Food has been woven into my memory since I was a child. My mom was an avid home chef. She had a demanding career, but made a delicious home-cooked meal most nights after work. On Fridays she and my dad hosted their own “date night” — they stayed in, tried a new recipe, shared a good bottle of wine. One time I even caught them dancing to Al Green. My mom also entertained for others often; hosting friends for fancy hat luncheons, family for Thanksgivings that had too many Bloody Marys, two turkeys, and always one ham (and one year — a turducken). My parents opened their door to loved ones for New Year’s Eve feasts with chocolate mousse and filets, casual summer dinners for my friends when we shucked corn and hung around her in the kitchen while she cracked jokes and fed us a real meal, which we were often not getting on a regular basis at the time.
My parents took me to high end restaurants where I fell in love with shrimp and bread and banana splits. They also hosted a few birthday parties at McDonalds and my friends still tease me about my affinity for the Filet-o-Fish but I remind them that high/low applies to food, not just fashion. We traveled a lot, too. And our itinerary was plotted around food. In Hawaii I learned how to make a stuffed artichoke with JJ at the Kapalua hotel and drank guava juice and ate good pineapple and fresh Mahi Mahi; in Paris I watched my dad overdose on champagne and foie gras which meant lots of laughing and hiccups; when I lived in Germany for a few seasons I relived my nostalgia from German camp every morning when I ate charcuterie, bread, and Nutella for breakfast; in London a waiter challenged me to finish my steak dinner and said he would buy me dessert if I did (he lost); during a trip to Alaska my mom and I took a sea plane out to a glacier and ate fresh salmon while we watched the waves lap up onto sheets of ice and I fell a little more in love with nature then, too.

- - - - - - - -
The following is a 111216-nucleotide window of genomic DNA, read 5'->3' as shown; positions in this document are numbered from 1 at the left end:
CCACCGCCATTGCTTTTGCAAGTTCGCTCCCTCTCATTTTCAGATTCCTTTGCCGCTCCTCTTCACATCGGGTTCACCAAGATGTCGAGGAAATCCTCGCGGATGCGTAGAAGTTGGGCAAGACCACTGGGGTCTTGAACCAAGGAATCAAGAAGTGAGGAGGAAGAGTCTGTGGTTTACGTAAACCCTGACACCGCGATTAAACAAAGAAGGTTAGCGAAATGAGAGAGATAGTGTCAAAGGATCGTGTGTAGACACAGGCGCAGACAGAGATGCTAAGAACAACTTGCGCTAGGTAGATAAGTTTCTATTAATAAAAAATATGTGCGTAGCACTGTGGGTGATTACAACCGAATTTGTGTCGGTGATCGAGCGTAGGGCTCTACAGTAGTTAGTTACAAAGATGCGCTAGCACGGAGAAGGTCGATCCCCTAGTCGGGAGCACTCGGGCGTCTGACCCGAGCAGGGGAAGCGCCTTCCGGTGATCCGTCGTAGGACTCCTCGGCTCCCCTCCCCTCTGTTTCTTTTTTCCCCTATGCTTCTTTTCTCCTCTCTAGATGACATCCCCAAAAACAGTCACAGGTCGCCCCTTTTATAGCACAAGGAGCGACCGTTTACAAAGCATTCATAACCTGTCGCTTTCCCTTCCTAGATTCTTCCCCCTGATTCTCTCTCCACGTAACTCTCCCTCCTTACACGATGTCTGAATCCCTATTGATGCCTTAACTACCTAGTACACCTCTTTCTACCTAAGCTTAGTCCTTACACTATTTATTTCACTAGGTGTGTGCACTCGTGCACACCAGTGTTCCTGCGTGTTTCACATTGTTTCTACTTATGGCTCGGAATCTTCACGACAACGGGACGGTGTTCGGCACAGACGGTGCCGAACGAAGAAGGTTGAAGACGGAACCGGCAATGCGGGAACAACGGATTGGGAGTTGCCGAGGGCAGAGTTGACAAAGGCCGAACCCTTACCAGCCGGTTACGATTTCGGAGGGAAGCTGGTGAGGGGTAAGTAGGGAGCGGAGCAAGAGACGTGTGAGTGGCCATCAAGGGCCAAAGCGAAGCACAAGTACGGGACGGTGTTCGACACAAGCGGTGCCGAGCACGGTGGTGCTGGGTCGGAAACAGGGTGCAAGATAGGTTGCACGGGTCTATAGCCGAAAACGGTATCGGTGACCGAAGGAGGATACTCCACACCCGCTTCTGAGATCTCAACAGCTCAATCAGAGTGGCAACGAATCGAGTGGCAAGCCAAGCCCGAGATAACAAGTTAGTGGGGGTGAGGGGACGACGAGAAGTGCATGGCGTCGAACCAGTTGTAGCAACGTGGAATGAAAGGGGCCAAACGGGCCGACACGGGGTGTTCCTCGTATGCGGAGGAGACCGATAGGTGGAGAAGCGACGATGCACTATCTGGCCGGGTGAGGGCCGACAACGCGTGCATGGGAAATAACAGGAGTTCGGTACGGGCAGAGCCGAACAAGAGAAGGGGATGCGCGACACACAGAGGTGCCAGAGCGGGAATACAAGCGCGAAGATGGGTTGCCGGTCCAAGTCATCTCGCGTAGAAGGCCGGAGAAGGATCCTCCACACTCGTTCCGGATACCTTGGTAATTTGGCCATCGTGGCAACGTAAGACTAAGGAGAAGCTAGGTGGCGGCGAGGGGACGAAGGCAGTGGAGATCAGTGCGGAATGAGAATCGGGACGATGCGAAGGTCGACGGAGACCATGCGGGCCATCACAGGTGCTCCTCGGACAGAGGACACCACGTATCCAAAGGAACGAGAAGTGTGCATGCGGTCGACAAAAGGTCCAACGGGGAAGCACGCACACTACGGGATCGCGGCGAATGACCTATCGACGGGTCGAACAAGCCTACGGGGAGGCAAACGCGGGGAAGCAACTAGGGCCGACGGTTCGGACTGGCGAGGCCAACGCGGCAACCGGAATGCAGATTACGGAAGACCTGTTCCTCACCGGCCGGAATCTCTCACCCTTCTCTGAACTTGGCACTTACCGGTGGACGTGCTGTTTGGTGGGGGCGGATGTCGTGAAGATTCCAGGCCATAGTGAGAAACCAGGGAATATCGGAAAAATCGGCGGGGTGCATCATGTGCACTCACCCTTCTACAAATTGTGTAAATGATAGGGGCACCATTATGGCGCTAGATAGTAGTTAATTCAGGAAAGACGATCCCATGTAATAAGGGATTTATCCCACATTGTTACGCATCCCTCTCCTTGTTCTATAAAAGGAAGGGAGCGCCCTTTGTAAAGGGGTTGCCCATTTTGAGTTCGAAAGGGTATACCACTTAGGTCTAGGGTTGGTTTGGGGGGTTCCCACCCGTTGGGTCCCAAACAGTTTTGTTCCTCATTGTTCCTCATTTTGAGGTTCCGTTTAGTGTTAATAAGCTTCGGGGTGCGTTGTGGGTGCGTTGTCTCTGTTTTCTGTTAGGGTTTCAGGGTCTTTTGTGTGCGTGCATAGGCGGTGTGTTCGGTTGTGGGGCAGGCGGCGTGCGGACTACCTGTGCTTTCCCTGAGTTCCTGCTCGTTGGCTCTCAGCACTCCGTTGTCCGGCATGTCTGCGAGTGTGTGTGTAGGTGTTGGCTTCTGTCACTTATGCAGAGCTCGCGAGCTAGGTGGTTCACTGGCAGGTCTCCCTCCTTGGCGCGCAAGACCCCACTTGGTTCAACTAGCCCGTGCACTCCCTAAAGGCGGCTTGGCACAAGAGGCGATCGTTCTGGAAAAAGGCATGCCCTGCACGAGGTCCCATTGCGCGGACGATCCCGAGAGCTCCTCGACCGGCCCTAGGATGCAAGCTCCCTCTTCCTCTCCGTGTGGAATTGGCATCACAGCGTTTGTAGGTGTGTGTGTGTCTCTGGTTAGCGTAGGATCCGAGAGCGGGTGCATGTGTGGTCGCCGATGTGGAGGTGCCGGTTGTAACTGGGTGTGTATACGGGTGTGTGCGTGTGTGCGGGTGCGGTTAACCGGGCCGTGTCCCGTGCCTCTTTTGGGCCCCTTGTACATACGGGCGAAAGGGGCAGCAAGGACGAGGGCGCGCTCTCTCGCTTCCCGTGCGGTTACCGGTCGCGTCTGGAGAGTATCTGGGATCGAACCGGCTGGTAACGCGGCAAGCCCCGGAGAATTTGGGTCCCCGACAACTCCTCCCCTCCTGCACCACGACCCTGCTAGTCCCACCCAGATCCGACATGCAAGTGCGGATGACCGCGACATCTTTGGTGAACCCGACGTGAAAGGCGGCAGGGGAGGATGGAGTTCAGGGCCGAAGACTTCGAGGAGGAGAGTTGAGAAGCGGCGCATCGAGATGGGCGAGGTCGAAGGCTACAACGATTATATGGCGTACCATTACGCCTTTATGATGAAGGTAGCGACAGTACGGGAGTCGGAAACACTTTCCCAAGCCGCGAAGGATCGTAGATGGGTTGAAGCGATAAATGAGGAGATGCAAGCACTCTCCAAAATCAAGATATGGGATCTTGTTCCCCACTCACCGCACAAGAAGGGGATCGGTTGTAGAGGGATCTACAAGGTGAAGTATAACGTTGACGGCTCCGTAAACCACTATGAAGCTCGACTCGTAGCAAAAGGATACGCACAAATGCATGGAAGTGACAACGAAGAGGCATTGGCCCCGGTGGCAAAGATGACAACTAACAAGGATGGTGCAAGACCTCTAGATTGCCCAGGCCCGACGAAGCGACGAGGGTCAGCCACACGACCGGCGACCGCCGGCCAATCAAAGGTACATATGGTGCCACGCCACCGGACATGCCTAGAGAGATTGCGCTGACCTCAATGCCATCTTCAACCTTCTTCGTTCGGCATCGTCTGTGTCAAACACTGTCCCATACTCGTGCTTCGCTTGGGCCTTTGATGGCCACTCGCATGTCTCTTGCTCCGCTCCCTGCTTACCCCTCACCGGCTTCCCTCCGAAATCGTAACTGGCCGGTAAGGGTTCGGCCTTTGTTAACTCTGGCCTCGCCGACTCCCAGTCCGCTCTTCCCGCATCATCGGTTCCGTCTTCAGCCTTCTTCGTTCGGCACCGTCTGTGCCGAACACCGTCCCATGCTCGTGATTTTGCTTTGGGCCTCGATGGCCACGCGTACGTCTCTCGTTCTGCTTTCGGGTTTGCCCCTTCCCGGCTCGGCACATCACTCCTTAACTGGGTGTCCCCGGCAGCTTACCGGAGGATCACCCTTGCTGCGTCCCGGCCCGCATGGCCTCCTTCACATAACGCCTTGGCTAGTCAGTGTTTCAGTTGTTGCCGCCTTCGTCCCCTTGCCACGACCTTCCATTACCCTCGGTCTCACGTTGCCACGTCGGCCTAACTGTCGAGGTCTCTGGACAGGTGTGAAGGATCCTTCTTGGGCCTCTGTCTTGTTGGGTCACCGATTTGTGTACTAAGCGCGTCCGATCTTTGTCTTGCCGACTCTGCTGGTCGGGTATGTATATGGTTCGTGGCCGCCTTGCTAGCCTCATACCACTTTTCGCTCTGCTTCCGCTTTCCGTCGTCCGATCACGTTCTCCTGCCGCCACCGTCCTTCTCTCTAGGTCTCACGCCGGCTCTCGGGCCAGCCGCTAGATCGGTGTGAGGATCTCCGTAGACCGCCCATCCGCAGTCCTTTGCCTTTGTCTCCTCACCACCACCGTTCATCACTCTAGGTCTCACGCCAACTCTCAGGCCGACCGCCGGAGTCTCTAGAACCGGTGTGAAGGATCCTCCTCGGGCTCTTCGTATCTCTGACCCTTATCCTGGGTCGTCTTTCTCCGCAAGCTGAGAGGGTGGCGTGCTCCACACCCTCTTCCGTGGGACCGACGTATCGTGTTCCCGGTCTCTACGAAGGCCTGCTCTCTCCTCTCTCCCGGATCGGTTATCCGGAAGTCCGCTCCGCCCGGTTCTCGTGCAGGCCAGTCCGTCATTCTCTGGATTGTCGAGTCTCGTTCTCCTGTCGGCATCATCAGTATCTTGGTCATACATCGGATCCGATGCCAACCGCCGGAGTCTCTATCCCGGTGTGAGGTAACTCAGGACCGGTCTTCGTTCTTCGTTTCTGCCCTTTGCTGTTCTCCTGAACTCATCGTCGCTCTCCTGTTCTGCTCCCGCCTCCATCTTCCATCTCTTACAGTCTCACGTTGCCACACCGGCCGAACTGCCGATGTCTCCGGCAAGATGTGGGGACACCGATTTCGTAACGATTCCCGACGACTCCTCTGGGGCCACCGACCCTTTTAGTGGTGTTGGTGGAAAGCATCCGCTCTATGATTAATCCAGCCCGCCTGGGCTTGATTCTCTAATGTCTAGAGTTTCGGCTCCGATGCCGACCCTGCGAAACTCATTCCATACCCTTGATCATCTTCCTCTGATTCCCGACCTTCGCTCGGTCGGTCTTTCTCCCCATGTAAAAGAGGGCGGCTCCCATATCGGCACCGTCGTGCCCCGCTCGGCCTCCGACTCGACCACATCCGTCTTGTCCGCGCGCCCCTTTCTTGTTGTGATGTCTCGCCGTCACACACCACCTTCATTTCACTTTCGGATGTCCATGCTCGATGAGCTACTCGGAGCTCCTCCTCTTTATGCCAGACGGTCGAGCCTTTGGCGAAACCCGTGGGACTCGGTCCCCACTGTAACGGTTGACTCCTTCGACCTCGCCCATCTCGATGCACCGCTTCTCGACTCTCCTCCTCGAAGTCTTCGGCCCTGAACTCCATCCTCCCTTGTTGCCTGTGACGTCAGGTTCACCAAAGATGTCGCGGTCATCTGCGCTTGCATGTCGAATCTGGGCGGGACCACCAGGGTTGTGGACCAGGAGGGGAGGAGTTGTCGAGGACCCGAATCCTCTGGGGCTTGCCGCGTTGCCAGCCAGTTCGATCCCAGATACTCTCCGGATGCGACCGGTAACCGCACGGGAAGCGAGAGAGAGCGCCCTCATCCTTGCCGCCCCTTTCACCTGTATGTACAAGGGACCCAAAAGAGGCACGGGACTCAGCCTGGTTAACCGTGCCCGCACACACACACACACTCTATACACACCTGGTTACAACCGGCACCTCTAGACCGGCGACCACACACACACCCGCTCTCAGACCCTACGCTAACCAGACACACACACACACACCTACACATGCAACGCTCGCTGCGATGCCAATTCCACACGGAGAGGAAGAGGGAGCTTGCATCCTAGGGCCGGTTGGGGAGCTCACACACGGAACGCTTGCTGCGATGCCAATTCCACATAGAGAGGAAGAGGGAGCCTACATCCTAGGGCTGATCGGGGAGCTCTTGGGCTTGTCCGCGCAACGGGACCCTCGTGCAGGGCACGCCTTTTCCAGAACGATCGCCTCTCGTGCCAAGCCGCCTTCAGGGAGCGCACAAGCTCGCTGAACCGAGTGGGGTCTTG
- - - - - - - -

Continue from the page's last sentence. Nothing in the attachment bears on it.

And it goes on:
I didn’t realize the impact diet had on my health, though, until my adulthood. I navigated some difficult health diagnoses including endometriosis, Lyme’s disease, anxiety, depression. I treated my body like shit for years while my mom underwent treatment for pancreatic cancer, and even more so after she died. I had emotional traumas that I didn’t pay attention to healing. And I became a mom and my body completely changed. Once I started slowing down and noticing and enjoying what I was putting in my body — and my mind — I began to heal. And cooking became a moving meditation for me, too. It got me through some very difficult chapters in my life. The loss of a parent, the loss of marriage, post traumatic stress disorder, anxiety, depression. Food let me show people I loved them in addition to telling them. It helped me heal myself.
I believe everything had a vibration, a frequency, an impact. So if the tomatoes I pick up from my farm share have been tended to with good energy, and I bring them to my kitchen and treat them with loving kindness, and the ratatouille I make using them makes its way to your home; your body is going to get a lot more nourishment than picking up takeout made with low quality ingredients by someone who is distracted or who simply doesn’t care.
Food is medicine. Slow down. Enjoy it. Develop a relationship with your body so you know what kind of food works for you. Follow your intuition and literally your gut. Your body is smarter than you know, so pay attention to what it’s telling you and pay even more attention to what you’re putting inside.